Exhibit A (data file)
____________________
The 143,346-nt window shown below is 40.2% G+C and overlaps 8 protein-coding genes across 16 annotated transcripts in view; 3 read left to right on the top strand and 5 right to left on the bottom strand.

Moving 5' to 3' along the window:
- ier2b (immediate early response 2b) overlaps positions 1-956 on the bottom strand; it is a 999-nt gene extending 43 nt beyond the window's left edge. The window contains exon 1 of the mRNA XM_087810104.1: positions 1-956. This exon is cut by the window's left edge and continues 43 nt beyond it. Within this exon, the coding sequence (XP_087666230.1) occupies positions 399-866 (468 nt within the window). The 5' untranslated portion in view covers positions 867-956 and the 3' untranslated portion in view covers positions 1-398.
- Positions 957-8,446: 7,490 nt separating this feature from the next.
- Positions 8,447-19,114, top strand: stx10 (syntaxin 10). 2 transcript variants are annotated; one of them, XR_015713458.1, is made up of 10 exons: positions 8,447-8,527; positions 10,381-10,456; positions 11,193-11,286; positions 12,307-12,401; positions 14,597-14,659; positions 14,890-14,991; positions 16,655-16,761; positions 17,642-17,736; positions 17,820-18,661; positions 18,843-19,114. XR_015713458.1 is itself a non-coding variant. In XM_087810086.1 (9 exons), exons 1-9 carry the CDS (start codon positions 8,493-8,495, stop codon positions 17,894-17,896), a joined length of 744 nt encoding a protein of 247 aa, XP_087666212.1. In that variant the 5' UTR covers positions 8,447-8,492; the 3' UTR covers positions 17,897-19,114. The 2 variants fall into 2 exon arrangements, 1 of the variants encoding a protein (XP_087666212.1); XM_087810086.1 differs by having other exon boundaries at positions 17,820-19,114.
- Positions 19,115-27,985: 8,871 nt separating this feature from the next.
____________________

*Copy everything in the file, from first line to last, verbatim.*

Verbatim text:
The 143,346-nt window shown below is 40.2% G+C and overlaps 8 protein-coding genes across 16 annotated transcripts in view; 3 read left to right on the top strand and 5 right to left on the bottom strand.

Moving 5' to 3' along the window:
- ier2b (immediate early response 2b) overlaps positions 1-956 on the bottom strand; it is a 999-nt gene extending 43 nt beyond the window's left edge. The window contains exon 1 of the mRNA XM_087810104.1: positions 1-956. This exon is cut by the window's left edge and continues 43 nt beyond it. Within this exon, the coding sequence (XP_087666230.1) occupies positions 399-866 (468 nt within the window). The 5' untranslated portion in view covers positions 867-956 and the 3' untranslated portion in view covers positions 1-398.
- Positions 957-8,446: 7,490 nt separating this feature from the next.
- Positions 8,447-19,114, top strand: stx10 (syntaxin 10). 2 transcript variants are annotated; one of them, XR_015713458.1, is made up of 10 exons: positions 8,447-8,527; positions 10,381-10,456; positions 11,193-11,286; positions 12,307-12,401; positions 14,597-14,659; positions 14,890-14,991; positions 16,655-16,761; positions 17,642-17,736; positions 17,820-18,661; positions 18,843-19,114. XR_015713458.1 is itself a non-coding variant. In XM_087810086.1 (9 exons), exons 1-9 carry the CDS (start codon positions 8,493-8,495, stop codon positions 17,894-17,896), a joined length of 744 nt encoding a protein of 247 aa, XP_087666212.1. In that variant the 5' UTR covers positions 8,447-8,492; the 3' UTR covers positions 17,897-19,114. The 2 variants fall into 2 exon arrangements, 1 of the variants encoding a protein (XP_087666212.1); XM_087810086.1 differs by having other exon boundaries at positions 17,820-19,114.
- Positions 19,115-27,985: 8,871 nt separating this feature from the next.